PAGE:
What strikes me most about our readings for this Wednesday, just as we begin what the Church calls "ordinary time", is that there is a very poetic contrast between the Letter to the Hebrews and the account presented in Mark’s Gospel.
St. Paul reminds the Hebrews that Jesus is one of them, that he shares in the very flesh and blood. And yet, as much as he is like them the extraordinary will happen through him: he will destroy the power of the Devil who can wield on death and not life; who offers slavery and freedom. This Jesus who is of their very blood did the unimaginable, the unbelievable. And the great freedom and life that Jesus so generously bestows is given to "the descendants of Abraham" and not to the angels who had no need of his salvation. Jesus is seen in Hebrews to be the merciful and faithful high priest who removed the sins of the people because he himself suffered greatly and endured the greatest test possible, his passion and death on the cross.
All of us who hear this message proclaimed are reminded that we share with all of Israel this same common bond: Jesus, who came among us to suffer and die, was like us in all things but sin. Our Savior, so joyfully welcomed in his nativity, is just like us; Jesus is not a stranger to the suffering and brokenness that is so much a part of our human experience and condition. Our "Savior" is just like us; he knows what we endure; he knows the crosses we carry. As St. Paul says so beautifully, "Because he himself was tested through what he suffered, he is able to help those who are being tested." How well, then, does Jesus know in such an intimate and personal way what it is like for us to seek to be free from sin and free from the pain and sorrow of daily life!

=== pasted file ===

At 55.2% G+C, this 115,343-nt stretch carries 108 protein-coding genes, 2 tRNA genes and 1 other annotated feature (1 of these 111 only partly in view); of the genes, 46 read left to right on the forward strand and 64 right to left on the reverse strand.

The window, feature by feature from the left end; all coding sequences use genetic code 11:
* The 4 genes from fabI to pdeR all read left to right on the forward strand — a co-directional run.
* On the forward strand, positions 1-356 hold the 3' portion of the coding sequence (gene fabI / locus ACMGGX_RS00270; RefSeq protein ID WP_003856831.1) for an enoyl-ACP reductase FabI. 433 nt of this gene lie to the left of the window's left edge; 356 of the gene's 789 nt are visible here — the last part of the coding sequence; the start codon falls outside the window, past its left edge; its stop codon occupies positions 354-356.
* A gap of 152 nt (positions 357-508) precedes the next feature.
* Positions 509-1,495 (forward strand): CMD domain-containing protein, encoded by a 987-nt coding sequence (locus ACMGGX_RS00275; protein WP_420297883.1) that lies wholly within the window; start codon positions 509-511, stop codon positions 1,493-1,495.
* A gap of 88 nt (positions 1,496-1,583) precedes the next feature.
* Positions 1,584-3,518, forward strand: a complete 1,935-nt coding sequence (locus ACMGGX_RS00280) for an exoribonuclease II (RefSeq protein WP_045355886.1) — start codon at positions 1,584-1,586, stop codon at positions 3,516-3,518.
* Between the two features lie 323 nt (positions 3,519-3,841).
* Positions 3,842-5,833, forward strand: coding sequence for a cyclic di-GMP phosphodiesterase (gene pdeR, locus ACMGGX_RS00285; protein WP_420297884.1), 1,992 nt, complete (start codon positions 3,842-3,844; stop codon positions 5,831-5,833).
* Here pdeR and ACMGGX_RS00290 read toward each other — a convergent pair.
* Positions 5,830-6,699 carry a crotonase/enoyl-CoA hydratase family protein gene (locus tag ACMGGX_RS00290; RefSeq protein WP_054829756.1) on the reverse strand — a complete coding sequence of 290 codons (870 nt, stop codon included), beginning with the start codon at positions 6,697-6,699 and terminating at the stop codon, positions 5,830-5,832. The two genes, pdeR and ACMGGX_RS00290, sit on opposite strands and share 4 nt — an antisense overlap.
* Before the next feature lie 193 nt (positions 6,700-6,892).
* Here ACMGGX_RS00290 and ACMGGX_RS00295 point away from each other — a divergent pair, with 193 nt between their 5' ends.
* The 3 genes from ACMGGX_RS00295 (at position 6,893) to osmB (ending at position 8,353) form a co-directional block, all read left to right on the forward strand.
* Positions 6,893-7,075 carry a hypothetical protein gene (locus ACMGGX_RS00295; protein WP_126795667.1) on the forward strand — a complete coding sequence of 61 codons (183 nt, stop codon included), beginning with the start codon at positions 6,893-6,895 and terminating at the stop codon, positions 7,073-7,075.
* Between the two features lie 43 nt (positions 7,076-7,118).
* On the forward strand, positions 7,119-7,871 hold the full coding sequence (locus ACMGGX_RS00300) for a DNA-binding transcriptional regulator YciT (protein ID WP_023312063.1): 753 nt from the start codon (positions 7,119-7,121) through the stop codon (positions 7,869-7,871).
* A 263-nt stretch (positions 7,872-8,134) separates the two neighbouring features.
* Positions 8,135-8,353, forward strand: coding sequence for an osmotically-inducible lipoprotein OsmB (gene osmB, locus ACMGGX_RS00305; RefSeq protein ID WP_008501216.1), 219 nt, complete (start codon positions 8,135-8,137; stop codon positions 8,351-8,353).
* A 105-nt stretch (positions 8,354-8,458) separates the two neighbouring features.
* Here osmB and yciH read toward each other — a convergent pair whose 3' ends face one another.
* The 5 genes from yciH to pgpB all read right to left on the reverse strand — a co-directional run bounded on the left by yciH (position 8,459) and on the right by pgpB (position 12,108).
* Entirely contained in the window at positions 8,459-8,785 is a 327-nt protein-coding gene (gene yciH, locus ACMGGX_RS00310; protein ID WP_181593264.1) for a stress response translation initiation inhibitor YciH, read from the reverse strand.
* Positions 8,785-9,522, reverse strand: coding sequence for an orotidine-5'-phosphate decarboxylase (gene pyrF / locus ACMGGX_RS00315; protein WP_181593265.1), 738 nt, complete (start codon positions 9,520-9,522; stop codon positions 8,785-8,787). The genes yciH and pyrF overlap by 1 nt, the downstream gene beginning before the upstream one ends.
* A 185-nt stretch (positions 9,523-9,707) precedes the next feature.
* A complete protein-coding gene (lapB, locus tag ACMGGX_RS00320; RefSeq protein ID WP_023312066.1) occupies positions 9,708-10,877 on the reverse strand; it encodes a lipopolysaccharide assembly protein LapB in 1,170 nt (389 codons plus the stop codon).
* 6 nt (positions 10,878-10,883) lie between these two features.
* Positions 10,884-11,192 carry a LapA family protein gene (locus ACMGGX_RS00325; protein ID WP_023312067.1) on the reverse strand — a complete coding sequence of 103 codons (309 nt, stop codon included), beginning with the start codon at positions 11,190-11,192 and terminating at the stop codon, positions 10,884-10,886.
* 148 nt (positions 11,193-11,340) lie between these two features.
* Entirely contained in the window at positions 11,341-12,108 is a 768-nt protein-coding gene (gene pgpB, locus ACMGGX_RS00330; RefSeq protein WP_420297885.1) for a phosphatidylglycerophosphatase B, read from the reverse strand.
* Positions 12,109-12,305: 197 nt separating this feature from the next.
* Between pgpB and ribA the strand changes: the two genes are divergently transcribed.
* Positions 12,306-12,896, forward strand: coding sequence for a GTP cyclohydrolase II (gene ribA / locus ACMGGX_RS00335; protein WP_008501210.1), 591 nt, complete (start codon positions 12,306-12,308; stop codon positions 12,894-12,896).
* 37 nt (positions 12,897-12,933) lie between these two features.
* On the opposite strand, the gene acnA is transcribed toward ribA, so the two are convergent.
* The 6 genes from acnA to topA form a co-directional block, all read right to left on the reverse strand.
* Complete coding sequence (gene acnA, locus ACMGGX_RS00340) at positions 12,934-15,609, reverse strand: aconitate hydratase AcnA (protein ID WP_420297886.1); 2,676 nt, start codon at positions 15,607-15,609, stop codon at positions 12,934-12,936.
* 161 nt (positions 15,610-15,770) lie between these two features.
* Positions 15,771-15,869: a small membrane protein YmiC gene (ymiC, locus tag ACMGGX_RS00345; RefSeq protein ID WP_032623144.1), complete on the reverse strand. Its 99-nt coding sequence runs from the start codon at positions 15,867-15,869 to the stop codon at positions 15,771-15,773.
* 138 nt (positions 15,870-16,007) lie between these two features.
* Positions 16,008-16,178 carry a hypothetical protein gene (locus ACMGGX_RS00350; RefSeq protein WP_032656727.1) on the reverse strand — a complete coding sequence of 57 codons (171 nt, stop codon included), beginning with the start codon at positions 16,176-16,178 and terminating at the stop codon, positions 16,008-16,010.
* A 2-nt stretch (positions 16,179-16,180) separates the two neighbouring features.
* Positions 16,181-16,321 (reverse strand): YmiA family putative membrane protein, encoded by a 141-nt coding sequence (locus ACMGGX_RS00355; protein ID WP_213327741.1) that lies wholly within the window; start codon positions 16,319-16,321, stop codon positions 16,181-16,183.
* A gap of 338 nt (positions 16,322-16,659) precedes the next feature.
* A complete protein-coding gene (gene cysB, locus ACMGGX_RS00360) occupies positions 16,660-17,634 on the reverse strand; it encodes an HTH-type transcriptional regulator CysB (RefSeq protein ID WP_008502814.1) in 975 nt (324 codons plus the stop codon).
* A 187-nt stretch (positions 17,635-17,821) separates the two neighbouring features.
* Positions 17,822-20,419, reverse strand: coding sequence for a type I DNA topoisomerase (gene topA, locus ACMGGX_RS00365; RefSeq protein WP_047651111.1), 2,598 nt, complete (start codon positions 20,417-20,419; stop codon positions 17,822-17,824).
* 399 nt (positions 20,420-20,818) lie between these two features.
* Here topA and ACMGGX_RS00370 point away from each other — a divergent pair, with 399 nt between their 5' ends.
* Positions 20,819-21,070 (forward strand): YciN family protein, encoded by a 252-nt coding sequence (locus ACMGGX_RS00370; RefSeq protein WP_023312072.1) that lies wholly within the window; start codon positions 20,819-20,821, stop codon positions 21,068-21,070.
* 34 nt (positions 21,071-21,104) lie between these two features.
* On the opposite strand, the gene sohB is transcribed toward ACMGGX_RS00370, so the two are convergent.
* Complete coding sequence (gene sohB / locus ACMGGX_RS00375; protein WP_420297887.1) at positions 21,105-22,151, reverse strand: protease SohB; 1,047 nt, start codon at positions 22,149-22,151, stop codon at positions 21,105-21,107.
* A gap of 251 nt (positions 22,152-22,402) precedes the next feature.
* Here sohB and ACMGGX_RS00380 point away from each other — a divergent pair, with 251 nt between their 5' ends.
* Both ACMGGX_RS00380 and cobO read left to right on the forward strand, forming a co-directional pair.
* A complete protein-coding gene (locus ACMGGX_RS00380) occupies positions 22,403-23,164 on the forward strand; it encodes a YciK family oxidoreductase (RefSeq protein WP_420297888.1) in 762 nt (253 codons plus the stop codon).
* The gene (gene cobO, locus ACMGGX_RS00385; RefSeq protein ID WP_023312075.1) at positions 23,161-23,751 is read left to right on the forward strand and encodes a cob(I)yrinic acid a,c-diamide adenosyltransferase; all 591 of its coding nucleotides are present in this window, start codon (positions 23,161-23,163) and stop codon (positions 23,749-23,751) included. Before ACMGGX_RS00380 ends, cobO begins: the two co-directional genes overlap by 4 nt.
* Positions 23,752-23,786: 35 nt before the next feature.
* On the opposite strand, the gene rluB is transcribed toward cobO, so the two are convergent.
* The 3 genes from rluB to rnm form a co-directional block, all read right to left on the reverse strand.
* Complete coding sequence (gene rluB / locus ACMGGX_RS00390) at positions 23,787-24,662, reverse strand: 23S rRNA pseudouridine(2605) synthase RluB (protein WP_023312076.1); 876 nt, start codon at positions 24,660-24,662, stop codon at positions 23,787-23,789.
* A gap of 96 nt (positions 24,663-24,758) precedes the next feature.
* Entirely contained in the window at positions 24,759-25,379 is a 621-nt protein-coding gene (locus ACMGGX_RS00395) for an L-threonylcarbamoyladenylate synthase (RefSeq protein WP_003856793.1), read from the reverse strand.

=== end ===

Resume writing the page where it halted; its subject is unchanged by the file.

In Mark’s Gospel we see Jesus in a whole new way: Jesus is healer who walks among his people curing them of their illness and disease. Here Jesus is totally other than us and we can only imagine the amazement of those who would see him defy death and the limitations of human life by simply raising his hand and lovingly assist Peter’s mother from her bed of pain! We are reminded through the poetic contrast in today’s readings that Jesus is totally one with us yet, in the amazement of the Incarnation, totally other and we thank God for the fullness of the life that Jesus brings to us each and every day.
Fr. Pat Brennan, C.P. is the director of Saint Paul of the Cross Passionist Retreat and Conference Center, Detroit, Michigan.